SINGAPORE: The Ministry of Law (MinLaw) is launching a number of programmes to widen access to justice for all Singaporeans, said Second Minister for Law Edwin Tong on Tuesday (Mar 2).
“There have been observations that the COVID-19 pandemic has worsened what some might term the ‘justice gap’,” said Mr Tong during the Committee of Supply debate.
The disruptions caused by the pandemic has affected disproportionately the vulnerable, who may find it harder to access legal services.
“This backdrop ... has deepened my ministry’s resolve to enhance access to justice for all Singaporeans,” he said.
On civil legal aid, he highlighted that the Legal Aid Bureau (LAB) launched a free chatbot called iLAB in February last year.
While it usually provides information on topics such as divorce, personal protection orders, custody/guardianship and maintenance, during the pandemic, answers to commonly asked legal questions that arose from the COVID-19 situation were added, he said.
This year, the bureau will expand its partnerships with social agencies to offer legal advice via video-conferencing at places including Our Tampines Hub and more Family Service Centres. It will also add more topics to the iLAB chatbot.
Responding to a clarification from MP Sylvia Lim (WP-Aljunied), Mr Tong said that iLab is available only in English, but those who need help in other languages can approach the concierge and counter staff at LAB.
MinLaw is also working with the Law Society Pro Bono Services to develop a one-stop legal information portal.
Responding to MP Tan Wu Meng's (PAP-Jurong) concerns about extending flexibility in means testing to legal aid applicants, Mr Tong said that there are existing provisions in place.
For example, if an applicant has severe disability and/or illness, and/or is 60 years old or above, the means test assessment can exclude some of the applicant’s savings in computing their eligibility.
There is also a panel that reviews cases that do not meet the means criteria but are unable to afford basic legal services.
"I would like to assure Dr Tan that this panel has the full flexibility to decide if an applicant who may not have passed the means test should still qualify for legal aid," said Mr Tong, who is also the Minister for Culture, Community and Youth.
He said that a survey conducted by MinLaw in late 2020 found that three in four respondents agreed that legal aid is accessible to those in need.
A new means test criteria for civil legal aid was introduced in October 2019, using criteria such as per capita household income and the annual value of an applicant’s home. This year, the Government will extend this new means test criteria for the Criminal Legal Aid Scheme (CLAS).
CRIMINAL LEGAL AID
Mr Tong said that the Government subsidises about 75 per cent of the operating cost of CLAS, or S$2 million a year on average.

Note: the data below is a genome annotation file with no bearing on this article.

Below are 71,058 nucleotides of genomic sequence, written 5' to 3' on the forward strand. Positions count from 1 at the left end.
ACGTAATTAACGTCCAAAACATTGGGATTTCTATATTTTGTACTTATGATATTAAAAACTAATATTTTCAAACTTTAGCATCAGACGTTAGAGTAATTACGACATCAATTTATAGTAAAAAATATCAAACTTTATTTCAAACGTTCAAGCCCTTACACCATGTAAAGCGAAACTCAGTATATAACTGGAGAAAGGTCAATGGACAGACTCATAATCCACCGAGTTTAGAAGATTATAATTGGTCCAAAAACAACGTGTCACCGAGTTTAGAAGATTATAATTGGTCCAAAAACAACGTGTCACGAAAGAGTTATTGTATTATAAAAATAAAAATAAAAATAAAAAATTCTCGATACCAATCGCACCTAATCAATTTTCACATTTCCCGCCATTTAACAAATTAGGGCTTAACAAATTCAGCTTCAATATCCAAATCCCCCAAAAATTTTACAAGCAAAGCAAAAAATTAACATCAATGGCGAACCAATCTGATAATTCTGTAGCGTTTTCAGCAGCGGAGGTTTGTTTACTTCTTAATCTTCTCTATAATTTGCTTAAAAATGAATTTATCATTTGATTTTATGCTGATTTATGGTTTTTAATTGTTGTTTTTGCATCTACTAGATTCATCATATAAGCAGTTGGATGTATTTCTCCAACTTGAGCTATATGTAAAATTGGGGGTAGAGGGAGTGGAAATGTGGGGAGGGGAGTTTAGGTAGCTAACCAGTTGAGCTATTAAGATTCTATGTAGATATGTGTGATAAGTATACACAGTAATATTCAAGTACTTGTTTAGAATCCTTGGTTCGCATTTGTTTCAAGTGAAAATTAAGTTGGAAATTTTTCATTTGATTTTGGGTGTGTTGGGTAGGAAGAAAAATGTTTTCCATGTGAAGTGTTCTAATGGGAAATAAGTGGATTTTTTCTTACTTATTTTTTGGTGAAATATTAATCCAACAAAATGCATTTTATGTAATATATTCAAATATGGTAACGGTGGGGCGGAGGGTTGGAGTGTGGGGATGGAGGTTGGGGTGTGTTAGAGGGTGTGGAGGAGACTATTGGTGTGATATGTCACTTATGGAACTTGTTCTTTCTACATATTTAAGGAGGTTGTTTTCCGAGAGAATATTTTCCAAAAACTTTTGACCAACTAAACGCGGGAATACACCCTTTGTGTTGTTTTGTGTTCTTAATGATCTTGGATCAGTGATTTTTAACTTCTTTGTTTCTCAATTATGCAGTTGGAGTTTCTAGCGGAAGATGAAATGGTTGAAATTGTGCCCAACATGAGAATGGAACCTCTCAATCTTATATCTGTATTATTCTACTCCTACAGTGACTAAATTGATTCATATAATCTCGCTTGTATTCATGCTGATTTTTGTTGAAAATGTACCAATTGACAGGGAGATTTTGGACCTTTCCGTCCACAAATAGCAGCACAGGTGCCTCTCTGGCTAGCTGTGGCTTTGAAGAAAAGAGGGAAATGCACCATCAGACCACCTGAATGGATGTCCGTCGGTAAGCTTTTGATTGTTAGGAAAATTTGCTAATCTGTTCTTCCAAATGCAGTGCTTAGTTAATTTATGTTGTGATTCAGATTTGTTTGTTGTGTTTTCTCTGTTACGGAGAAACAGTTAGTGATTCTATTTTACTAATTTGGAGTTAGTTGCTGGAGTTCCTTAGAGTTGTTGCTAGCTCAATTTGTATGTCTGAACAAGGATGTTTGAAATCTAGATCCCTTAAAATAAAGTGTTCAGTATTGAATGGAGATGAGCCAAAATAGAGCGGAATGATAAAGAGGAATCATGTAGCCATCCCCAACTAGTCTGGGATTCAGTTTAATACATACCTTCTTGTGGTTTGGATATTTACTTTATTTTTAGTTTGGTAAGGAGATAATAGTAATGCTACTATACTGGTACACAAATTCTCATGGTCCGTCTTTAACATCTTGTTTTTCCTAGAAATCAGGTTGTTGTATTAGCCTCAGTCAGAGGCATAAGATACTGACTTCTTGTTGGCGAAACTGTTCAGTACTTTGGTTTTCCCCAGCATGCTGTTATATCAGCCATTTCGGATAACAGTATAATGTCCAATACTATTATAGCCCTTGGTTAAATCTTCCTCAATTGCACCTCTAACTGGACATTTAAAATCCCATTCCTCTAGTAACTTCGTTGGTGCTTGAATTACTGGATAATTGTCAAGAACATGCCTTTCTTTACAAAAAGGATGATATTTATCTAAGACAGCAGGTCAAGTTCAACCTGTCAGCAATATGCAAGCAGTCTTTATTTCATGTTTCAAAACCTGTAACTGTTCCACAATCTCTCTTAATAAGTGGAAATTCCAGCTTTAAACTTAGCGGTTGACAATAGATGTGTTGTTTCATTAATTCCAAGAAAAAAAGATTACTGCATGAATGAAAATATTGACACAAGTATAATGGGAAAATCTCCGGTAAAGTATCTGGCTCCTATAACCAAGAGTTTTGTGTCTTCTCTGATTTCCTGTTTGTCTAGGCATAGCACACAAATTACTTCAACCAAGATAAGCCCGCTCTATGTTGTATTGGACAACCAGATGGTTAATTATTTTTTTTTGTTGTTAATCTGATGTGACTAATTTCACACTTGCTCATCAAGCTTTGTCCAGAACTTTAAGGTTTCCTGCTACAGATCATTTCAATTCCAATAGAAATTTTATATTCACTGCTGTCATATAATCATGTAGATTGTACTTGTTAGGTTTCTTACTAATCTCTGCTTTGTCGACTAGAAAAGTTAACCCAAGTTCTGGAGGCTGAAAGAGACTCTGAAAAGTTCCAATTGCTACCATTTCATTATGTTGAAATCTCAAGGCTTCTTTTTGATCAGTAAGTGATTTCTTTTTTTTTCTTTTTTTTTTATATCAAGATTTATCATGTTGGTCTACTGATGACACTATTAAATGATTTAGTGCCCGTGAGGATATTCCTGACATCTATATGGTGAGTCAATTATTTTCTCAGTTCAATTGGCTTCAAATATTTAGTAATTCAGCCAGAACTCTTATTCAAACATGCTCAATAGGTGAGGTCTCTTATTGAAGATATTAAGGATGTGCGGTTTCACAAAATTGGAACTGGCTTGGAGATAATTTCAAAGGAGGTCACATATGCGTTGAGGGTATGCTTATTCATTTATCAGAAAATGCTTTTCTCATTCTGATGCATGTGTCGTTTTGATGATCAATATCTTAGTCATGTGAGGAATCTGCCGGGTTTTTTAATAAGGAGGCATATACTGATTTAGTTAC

The scheme receives an average of 2,400 applications annually – all of whom received some basic legal advice. More than half, or 1,400 applicants per year on average, received full legal representation, he said.
This is more than three times the number of applicants who had full legal representation before 2015.
“We are mindful of the need to and will continually and proactively review how we can enhance access to justice for accused persons of limited means,” Mr Tong said, adding that Singapore started reviewing its criminal legal aid model in 2019.
“This year we will conclude our study on how we can enhance the provision of criminal legal aid, including the coverage in terms of means criteria and offences, and the possibility of setting up a Public Defender's Office.”
This proposal, which was raised in Parliament by Law Minister K Shanmugam earlier, would have the Government appoint lawyers to those accused of crimes but who cannot afford legal representation.
Mr Tong added: “We are carefully studying the experiences of other countries to avoid the problems they encountered, such as abuse of legal aid by wealthy defendants.”
LITIGANTS WITHOUT LAWYERS
Mr Tong also addressed concerns filed by Ms Lim about litigants-in-person, or people who do not have lawyers.
He highlighted upcoming measures to help them, such as the new Rules of Court, scheduled for later this year, which will be written in modern, layman language. Forms and processes will be simplified, he added.
There are centres to provide support for these litigants, with free on-site legal advice and
emotional and psychological support, he said.
"Elderly or less well-educated persons ought not feel intimidated or apprehensive of participating in legal proceedings. Ample support is available to help them navigate the court process," he said.
To Ms Lim's suggestion that court documents could also come in languages other than English, Mr Tong said that for cases before the community courts and tribunals, or for cases involving simple court orders, litigants-in-person who need help may call the courts' hotline.
"They will be assisted by staff who can explain the content of documents to them, either over the phone, or on occasion, in-person when they meet," he added.
"For other cases, if a translation is required, litigants can be referred to third parties who provide translation services."
Those who need a court interpreter can also make a written request in advance through e-litigation. If no request is made ahead of time, the services of an interpreter on the day of the proceeding would depend on availability.
"Certainly, the judge will not proceed with a hearing, if one party is unable to follow the proceedings due to language difficulties," said Mr Tong.
Editor's note: An earlier version of this story reported Mr Tong as saying that court documents were available in other languages upon request. This is incorrect. He said that for some cases, if a translation is required, litigants can be referred to third parties who provide translation services. We apologise for the error.